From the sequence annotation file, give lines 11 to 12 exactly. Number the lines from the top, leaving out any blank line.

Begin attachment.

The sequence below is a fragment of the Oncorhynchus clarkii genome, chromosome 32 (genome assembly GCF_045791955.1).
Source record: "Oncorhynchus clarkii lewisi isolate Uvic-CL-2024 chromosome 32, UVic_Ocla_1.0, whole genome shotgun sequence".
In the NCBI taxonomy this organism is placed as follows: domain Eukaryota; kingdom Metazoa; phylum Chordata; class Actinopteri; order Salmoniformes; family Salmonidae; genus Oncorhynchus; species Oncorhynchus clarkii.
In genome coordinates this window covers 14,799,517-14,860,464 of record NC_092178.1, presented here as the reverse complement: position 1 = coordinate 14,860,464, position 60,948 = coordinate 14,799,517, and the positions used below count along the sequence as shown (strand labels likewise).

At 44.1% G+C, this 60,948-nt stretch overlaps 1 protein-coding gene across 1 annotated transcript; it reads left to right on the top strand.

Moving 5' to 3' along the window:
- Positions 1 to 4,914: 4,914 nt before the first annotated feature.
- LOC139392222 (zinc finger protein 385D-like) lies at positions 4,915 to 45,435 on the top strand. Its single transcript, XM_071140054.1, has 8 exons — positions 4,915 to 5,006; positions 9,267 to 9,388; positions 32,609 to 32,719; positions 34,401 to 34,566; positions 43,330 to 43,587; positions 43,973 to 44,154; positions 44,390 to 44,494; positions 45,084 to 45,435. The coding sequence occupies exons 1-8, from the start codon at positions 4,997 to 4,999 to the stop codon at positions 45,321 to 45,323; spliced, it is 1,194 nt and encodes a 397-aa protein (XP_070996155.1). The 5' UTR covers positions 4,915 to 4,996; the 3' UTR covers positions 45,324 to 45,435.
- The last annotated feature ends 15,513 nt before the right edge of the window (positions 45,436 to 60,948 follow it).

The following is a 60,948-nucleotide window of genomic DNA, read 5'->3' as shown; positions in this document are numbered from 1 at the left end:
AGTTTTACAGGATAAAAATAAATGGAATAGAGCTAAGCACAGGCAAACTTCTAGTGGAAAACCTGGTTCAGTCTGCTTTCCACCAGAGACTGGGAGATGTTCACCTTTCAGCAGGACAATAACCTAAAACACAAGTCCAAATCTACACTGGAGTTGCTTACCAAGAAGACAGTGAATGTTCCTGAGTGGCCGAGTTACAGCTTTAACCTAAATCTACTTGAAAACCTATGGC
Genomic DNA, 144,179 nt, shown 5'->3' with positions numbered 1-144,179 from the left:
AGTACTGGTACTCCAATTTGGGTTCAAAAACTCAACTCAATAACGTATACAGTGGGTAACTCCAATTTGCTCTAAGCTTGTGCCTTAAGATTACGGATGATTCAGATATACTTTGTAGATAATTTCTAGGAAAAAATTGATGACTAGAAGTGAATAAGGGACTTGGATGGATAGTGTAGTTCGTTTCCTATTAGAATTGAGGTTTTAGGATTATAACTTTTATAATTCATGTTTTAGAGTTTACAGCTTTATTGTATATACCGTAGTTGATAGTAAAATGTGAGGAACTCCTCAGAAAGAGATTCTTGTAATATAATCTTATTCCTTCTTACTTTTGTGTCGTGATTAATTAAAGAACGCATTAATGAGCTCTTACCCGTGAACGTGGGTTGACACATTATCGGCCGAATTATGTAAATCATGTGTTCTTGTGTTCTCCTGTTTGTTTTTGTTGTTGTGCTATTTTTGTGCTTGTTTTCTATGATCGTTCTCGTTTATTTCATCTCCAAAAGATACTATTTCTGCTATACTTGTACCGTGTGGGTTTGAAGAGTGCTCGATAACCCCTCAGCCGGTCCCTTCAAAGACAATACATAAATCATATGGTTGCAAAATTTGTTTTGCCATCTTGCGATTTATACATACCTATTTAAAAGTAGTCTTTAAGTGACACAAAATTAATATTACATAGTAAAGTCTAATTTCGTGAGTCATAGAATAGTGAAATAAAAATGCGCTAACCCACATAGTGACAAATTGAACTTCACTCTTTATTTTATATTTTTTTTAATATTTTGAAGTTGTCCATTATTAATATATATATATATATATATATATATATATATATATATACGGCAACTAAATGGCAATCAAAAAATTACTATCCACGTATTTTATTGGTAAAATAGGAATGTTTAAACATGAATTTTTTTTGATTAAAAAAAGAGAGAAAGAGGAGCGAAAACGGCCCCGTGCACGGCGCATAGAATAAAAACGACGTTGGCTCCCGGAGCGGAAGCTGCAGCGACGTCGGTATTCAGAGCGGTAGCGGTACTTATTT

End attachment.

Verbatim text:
AGTTTTACAGGATAAAAATAAATGGAATAGAGCTAAGCACAGGCAAACTTCTAGTGGAAAACCTGGTTCAGTCTGCTTTCCACCAGAGACTGGGAGATGTTCACCTTTCAGCAGGACAATAACCTAAAACACAAGTCCAAATCTACACTGGAGTTGCTTACCAAGAAGACAGTGAATGTTCCTGAGTGGCCGAGTTACAGCTTTAACCTAAATCTACTTGAAAACCTATGGC
Genomic DNA, 144,179 nt, shown 5'->3' with positions numbered 1-144,179 from the left: